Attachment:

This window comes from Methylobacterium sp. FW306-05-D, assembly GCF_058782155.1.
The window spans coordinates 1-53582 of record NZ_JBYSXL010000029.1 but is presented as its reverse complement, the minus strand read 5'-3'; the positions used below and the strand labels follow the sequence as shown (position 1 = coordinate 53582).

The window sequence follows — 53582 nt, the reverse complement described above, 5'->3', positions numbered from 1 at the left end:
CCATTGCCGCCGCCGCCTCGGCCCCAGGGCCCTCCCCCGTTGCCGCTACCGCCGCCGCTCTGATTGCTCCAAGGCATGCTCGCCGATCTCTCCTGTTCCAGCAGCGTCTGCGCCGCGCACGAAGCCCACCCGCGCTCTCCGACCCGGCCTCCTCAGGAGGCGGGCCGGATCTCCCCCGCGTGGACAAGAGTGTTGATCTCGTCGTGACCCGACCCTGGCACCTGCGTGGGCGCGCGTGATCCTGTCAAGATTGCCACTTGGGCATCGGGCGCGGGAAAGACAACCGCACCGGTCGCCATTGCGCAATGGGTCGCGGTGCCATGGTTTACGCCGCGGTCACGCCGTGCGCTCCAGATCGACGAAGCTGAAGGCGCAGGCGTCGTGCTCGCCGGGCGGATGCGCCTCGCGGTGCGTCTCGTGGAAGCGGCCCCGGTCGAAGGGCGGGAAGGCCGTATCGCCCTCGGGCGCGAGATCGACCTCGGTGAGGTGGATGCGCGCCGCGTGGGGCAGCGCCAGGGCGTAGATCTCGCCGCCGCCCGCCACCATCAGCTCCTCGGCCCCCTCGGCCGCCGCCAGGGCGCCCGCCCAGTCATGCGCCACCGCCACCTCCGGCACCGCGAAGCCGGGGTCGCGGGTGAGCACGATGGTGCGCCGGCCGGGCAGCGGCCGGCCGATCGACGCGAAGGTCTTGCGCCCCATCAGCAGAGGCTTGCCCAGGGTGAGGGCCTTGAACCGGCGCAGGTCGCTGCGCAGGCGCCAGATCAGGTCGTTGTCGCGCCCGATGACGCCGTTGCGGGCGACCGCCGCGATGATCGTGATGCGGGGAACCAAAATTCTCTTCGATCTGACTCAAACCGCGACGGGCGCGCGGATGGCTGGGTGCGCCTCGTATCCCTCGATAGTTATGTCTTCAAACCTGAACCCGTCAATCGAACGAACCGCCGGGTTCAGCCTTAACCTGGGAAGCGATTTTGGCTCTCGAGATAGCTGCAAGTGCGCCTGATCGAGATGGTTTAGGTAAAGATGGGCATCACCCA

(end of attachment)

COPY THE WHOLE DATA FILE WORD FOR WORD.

This window comes from Methylobacterium sp. FW306-05-D, assembly GCF_058782155.1.
The window spans coordinates 1-53582 of record NZ_JBYSXL010000029.1 but is presented as its reverse complement, the minus strand read 5'-3'; the positions used below and the strand labels follow the sequence as shown (position 1 = coordinate 53582).

The window sequence follows — 53582 nt, the reverse complement described above, 5'->3', positions numbered from 1 at the left end:
CCATTGCCGCCGCCGCCTCGGCCCCAGGGCCCTCCCCCGTTGCCGCTACCGCCGCCGCTCTGATTGCTCCAAGGCATGCTCGCCGATCTCTCCTGTTCCAGCAGCGTCTGCGCCGCGCACGAAGCCCACCCGCGCTCTCCGACCCGGCCTCCTCAGGAGGCGGGCCGGATCTCCCCCGCGTGGACAAGAGTGTTGATCTCGTCGTGACCCGACCCTGGCACCTGCGTGGGCGCGCGTGATCCTGTCAAGATTGCCACTTGGGCATCGGGCGCGGGAAAGACAACCGCACCGGTCGCCATTGCGCAATGGGTCGCGGTGCCATGGTTTACGCCGCGGTCACGCCGTGCGCTCCAGATCGACGAAGCTGAAGGCGCAGGCGTCGTGCTCGCCGGGCGGATGCGCCTCGCGGTGCGTCTCGTGGAAGCGGCCCCGGTCGAAGGGCGGGAAGGCCGTATCGCCCTCGGGCGCGAGATCGACCTCGGTGAGGTGGATGCGCGCCGCGTGGGGCAGCGCCAGGGCGTAGATCTCGCCGCCGCCCGCCACCATCAGCTCCTCGGCCCCCTCGGCCGCCGCCAGGGCGCCCGCCCAGTCATGCGCCACCGCCACCTCCGGCACCGCGAAGCCGGGGTCGCGGGTGAGCACGATGGTGCGCCGGCCGGGCAGCGGCCGGCCGATCGACGCGAAGGTCTTGCGCCCCATCAGCAGAGGCTTGCCCAGGGTGAGGGCCTTGAACCGGCGCAGGTCGCTGCGCAGGCGCCAGATCAGGTCGTTGTCGCGCCCGATGACGCCGTTGCGGGCGACCGCCGCGATGATCGTGATGCGGGGAACCAAAATTCTCTTCGATCTGACTCAAACCGCGACGGGCGCGCGGATGGCTGGGTGCGCCTCGTATCCCTCGATAGTTATGTCTTCAAACCTGAACCCGTCAATCGAACGAACCGCCGGGTTCAGCCTTAACCTGGGAAGCGATTTTGGCTCTCGAGATAGCTGCAAGTGCGCCTGATCGAGATGGTTTAGGTAAAGATGGGCATCACCCA